Davi pediu pra mamãe “ligar” e Reclamar, com as seguintes palavras : Mamãe avisa pra @todecacho @salonlinebrasil que também tem meninos de cachinhos, e que eu não gosto desse pote de menina, com tudo rosa .. Queria que fosse azul, e podia ter um boneco com cabelo igual ao meu ! *Por uma linha de cachos masculina ❤
One of the first African American actors to receive critical acclaim, James Edwards was born in Muncie, Indiana in 1918. He majored in psychology at Knoxville College in Tennessee and continued his education at Northwestern University where he received a master’s degree in drama. While enrolled at Northwestern, he participated in student productions and eventually made his mark on the New York stage when he assumed the role of the war hero in the touring play Deep Are the Roots.
During his time on the West Coast, Edwards pursued film work and made his screen debut as the young prizefighter in the 1949 movie The Set Up. The same year, producer Stanley Kramer recruited Edwards to appear as the leading man in Home of the Brave (1949), Hollywood’s first post-war movie with racial prejudice as a central theme. Kramer would cast Edwards in his most important screen role. Edwards, who served as a first lieutenant in the U.S. Army during World War II, portrayed the soldier Peter Moss – a victim of racial bigotry who becomes emotionally distraught and paralyzed after the death of his two closest friends.
Although he was widely praised for his characterization in Home of the Brave and went on to appear in more than thirty subsequent films, the offers were sporadic and insignificant. In the interim, Edwards concentrated on his writing interests – authoring a number of books, including Silent Thunder (which was adapted into a movie by John Barrymore) and freelancing as a writer for a major motion picture studio.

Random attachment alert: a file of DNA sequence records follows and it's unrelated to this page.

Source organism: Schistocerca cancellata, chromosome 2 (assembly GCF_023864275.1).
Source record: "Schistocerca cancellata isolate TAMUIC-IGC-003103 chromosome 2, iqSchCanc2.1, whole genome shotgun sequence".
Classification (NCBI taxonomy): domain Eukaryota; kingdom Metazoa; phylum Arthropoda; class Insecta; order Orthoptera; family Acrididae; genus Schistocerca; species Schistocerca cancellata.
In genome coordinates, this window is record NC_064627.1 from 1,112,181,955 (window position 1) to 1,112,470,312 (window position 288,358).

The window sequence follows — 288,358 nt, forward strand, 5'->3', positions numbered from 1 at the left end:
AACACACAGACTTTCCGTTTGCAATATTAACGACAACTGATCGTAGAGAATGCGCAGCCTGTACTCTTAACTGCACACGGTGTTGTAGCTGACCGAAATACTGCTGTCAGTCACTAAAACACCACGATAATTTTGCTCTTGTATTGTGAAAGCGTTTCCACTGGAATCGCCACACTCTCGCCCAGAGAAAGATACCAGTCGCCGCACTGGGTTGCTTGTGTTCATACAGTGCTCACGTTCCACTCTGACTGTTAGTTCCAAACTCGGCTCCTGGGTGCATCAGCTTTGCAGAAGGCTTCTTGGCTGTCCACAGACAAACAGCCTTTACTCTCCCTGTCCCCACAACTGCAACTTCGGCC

His final film, Patton (1970) opposite George C. Scott, was released the same year of his death. In the minor yet significant role, Edwards was cast as the personal aide to General George Patton. Edwards died of a massive heart attack in 1970 at the age of 51. He was posthumously inducted into the Black Filmmakers Hall of Fame in February of 1980
After posting and sharing videos for the last 120 days straight it's time for me to take a short break............ When I told people I was posting on Instagram about black history people told me "black people don't care about their history. Why bother?" When I told those same people that I would also max out the word count for each post, they told me black people don't read....... Well 120 posts, 25,000 likes, 2000 comments and nearly 8000 followers later those people are now eating their words. I honestly believe that there has never been a better time for us to share our stories, our history than right now. Thanks to the internet and social media what was once hidden now be found and shared enriching us all. I want to say thank you to every single person that offered encouragement, shared their own personal stories with me, sent pictures, posts, liked, commented and shared. I appreciate it all so much and cannot express how much this process has enriched my life.
I'll be back in a weeks time, refreshed and ready to carry on with my journey through the past.
Socorr vocês já conhecem o @_luanbarcelos? Se sim vocês com certeza já sabem que ele pisa mesmo né?! Se se você não conhece, como assim? Ta perdendo tempo meu fi!! Kkk ele tem canal ein!!! Corre corre que o link ta na bio dele ❤❤❤❤❤